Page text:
Indigenismo Occupied: Indigenous Youth and Mexico’s Democratic Opening (1968–1975)
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Indigenismo Occupied:
Indigenous Youth and Mexico’s Democratic Opening (1968–1975)

In April 1975, indigenous youth in Mexico occupied regional development centers throughout the southern state of Oaxaca. From the Sierra Sur town of Miahuatlán, to the arid highlands of the Mixteca Alta, to the valley of the Papaloapan Dam project, these youth took control of Instituto Nacional Indigenista (INI) coordinating centers and held them for more than a month. Trained as promotores bilingües (bilingual agents of education and development projects) by a separate regional development agency (the Instituto de Investigación y Integración Social del Estado de Oaxaca, or IIISEO), they demanded professional training and the creation of positions for themselves as federal teachers. Their banners accused the Mexican government of ethnocide against native peoples, denouncing the government’s celebration of indigenous culture as a mask for continued exploitation.1

As such, the promotores formed part of a transnational phenomenon of youth protest, one of whose most iconic expressions included the 1968 Mexico City student protests, a denunciation of Mexico’s government that met with violent repression.2 After six years of struggle and politicization, the promotores eventually won a central component of their demands, gaining positions as bilingual teachers within the Ministry of Education (SEP). This article analyzes the nature of 1968-era youth protest in the Americas through a case [End Page 549] study of the experience of indigenous youth trained as promotores bilingües.3 In so doing, it reveals how the political radicalization associated with the Global Sixties involved not only the university students and other middle-class elements typically associated with protests of the era, but also new generations of indigenous youth. By focusing on the radical formation and subsequent mobilization of indigenous youth in provincial (non-urban) Mexico, the article decenters the narrative of youth radicalization from both the iconic Mexico City student protests and the turn toward guerrilla struggle in countryside.4

In addition, the article contributes to an ongoing debate regarding the nature of power and political culture in post-1968 Mexico. The experiences recounted here demonstrate how local actors contested power within an institutional framework characterized by both negotiation and state repression. That federal power in particular opted for pluralist reforms in this period was both a concession to popular demands and an attempt to get ahead of them. This case study demonstrates the Institutional Revolutionary Party’s (PRI) skills, honed over decades, in accommodating opposition, but also the power of a new generation of indigenous youth to negotiate the terms of their integration into state structures.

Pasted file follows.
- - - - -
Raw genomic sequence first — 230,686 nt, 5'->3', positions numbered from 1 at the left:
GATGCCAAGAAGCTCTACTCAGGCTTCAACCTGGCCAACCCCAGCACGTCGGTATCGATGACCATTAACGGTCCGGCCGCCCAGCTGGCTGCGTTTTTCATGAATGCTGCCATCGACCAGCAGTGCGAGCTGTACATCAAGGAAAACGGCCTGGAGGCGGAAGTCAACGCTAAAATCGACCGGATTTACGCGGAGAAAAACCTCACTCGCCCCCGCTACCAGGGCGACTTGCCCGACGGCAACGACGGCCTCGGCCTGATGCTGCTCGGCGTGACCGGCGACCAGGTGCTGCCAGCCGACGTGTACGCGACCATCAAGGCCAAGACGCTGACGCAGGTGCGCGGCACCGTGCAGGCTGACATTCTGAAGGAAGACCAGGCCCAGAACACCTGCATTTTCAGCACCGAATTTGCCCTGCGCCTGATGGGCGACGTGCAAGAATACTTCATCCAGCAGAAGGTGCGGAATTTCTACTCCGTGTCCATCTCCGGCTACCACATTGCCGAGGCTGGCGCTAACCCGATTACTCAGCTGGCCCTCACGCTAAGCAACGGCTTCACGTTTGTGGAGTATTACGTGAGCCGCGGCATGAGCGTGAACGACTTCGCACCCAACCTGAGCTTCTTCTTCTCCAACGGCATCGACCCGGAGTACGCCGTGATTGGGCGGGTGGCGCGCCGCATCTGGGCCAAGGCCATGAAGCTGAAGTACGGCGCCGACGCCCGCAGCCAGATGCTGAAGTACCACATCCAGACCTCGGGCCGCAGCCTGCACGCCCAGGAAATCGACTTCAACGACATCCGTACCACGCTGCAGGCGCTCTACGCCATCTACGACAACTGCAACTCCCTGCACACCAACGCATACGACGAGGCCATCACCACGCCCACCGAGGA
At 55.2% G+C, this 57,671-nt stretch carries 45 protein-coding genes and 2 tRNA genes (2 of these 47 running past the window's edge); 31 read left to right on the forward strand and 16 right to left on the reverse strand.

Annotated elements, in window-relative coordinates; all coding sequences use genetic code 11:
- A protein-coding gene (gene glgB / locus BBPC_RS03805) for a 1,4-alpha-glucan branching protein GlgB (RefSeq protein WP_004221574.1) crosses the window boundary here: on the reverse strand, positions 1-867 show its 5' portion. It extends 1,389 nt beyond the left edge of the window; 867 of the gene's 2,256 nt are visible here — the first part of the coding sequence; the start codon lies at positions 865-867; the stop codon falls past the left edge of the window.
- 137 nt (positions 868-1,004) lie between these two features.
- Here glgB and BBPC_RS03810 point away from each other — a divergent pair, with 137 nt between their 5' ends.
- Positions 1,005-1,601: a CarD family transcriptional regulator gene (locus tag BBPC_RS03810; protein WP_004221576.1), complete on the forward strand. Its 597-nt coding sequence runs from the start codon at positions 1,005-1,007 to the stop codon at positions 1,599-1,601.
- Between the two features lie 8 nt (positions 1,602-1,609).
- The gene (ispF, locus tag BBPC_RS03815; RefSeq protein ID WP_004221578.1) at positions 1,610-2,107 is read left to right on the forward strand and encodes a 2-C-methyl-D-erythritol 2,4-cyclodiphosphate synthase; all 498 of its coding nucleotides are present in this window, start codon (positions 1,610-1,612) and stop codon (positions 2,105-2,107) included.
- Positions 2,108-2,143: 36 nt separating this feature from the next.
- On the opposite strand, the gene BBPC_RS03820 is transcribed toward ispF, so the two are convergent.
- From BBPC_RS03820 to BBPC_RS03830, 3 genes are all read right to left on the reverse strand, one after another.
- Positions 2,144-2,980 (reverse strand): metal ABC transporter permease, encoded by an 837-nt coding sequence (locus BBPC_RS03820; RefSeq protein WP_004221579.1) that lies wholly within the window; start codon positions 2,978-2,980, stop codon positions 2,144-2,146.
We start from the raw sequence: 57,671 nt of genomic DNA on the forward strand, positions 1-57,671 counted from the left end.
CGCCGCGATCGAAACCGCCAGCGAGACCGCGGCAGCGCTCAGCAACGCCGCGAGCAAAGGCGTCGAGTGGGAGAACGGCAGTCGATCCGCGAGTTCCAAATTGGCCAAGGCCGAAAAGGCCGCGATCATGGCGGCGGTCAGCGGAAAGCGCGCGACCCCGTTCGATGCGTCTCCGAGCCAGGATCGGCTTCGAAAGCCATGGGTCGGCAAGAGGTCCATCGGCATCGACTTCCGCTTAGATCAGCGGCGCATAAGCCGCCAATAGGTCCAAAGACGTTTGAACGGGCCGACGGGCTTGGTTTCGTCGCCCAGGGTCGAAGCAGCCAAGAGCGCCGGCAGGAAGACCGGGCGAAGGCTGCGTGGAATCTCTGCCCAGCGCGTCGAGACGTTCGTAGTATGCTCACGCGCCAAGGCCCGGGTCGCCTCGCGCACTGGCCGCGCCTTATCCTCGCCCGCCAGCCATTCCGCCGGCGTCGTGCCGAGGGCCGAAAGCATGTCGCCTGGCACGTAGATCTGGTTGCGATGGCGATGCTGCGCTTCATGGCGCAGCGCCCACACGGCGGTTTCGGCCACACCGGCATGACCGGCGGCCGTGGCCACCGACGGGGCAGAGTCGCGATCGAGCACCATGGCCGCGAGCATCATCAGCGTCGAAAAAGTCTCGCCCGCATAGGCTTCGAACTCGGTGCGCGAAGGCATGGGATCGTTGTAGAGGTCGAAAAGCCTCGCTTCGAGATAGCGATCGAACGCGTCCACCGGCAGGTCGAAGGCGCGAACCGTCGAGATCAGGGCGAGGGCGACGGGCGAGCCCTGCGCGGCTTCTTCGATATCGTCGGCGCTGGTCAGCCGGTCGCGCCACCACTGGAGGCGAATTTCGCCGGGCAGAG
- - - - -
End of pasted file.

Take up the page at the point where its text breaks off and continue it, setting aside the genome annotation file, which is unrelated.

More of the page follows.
Little scholarly consensus exists on the Mexican government’s response to 1968-era dissent, in which President Luis Echeverría (1970–1976) oversaw a series of liberalizing reforms officially termed the apertura democrática (democratic opening). The period from 1938 to 1968 has been considered the golden age of the PRI, which had ruled Mexico since 1929. During that period, the government oversaw impressive macroeconomic growth and urbanization.5 Indeed, Mexico’s hosting of the 1968 Summer Olympic Games aimed to be the crowning achievement of the so-called Mexican miracle. In collective memory, that year, 1968, and the subsequent repression of youth protest have become a parteaguas (watershed) in Mexican history. Yet scholars are now analyzing 1968 less as a detonator of change than as emblematic of changes that had come into play during the 30 years preceding.6 [End Page 550]

Many of those who took to the streets against the government in 1968 and its aftermath rejected the democratic opening as a sham, nothing more than a new mask for the same ugly monster. Youth who had witnessed friends massacred or jailed understandably rejected President Echeverría’s rhetoric of dialogue. A handful of these same figures went on to become public intellectuals who continued to frame the democratic opening as little more than cooptation.7 This in part explains the staying power of a narrative of successful government cooptation for the post-1968 period. Indeed, it cannot be denied that certain federal officials did explicitly aim to incorporate and therefore neutralize opposition.8 Yet, as historical analysis, this narrative blinds us to...


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